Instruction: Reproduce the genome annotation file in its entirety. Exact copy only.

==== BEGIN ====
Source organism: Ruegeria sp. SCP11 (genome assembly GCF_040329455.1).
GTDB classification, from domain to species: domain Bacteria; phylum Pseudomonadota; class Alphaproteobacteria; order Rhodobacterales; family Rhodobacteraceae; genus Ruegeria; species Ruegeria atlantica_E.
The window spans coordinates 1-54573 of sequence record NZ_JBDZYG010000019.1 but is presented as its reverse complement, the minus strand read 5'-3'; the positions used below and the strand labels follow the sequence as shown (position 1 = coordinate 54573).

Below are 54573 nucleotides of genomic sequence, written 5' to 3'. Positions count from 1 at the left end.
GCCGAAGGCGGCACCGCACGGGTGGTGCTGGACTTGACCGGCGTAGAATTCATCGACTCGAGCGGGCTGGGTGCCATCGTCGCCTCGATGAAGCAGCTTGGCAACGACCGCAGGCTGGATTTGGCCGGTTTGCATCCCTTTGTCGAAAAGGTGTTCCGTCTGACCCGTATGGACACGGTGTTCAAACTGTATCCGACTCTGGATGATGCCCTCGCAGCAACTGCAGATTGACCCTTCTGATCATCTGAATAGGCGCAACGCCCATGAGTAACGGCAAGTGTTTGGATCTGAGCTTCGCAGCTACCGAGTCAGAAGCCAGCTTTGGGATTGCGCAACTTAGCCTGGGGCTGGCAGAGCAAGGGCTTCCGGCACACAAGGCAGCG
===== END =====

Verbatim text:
Source organism: Ruegeria sp. SCP11 (genome assembly GCF_040329455.1).
GTDB classification, from domain to species: domain Bacteria; phylum Pseudomonadota; class Alphaproteobacteria; order Rhodobacterales; family Rhodobacteraceae; genus Ruegeria; species Ruegeria atlantica_E.
The window spans coordinates 1-54573 of sequence record NZ_JBDZYG010000019.1 but is presented as its reverse complement, the minus strand read 5'-3'; the positions used below and the strand labels follow the sequence as shown (position 1 = coordinate 54573).

Below are 54573 nucleotides of genomic sequence, written 5' to 3'. Positions count from 1 at the left end.
GCCGAAGGCGGCACCGCACGGGTGGTGCTGGACTTGACCGGCGTAGAATTCATCGACTCGAGCGGGCTGGGTGCCATCGTCGCCTCGATGAAGCAGCTTGGCAACGACCGCAGGCTGGATTTGGCCGGTTTGCATCCCTTTGTCGAAAAGGTGTTCCGTCTGACCCGTATGGACACGGTGTTCAAACTGTATCCGACTCTGGATGATGCCCTCGCAGCAACTGCAGATTGACCCTTCTGATCATCTGAATAGGCGCAACGCCCATGAGTAACGGCAAGTGTTTGGATCTGAGCTTCGCAGCTACCGAGTCAGAAGCCAGCTTTGGGATTGCGCAACTTAGCCTGGGGCTGGCAGAGCAAGGGCTTCCGGCACACAAGGCAGCG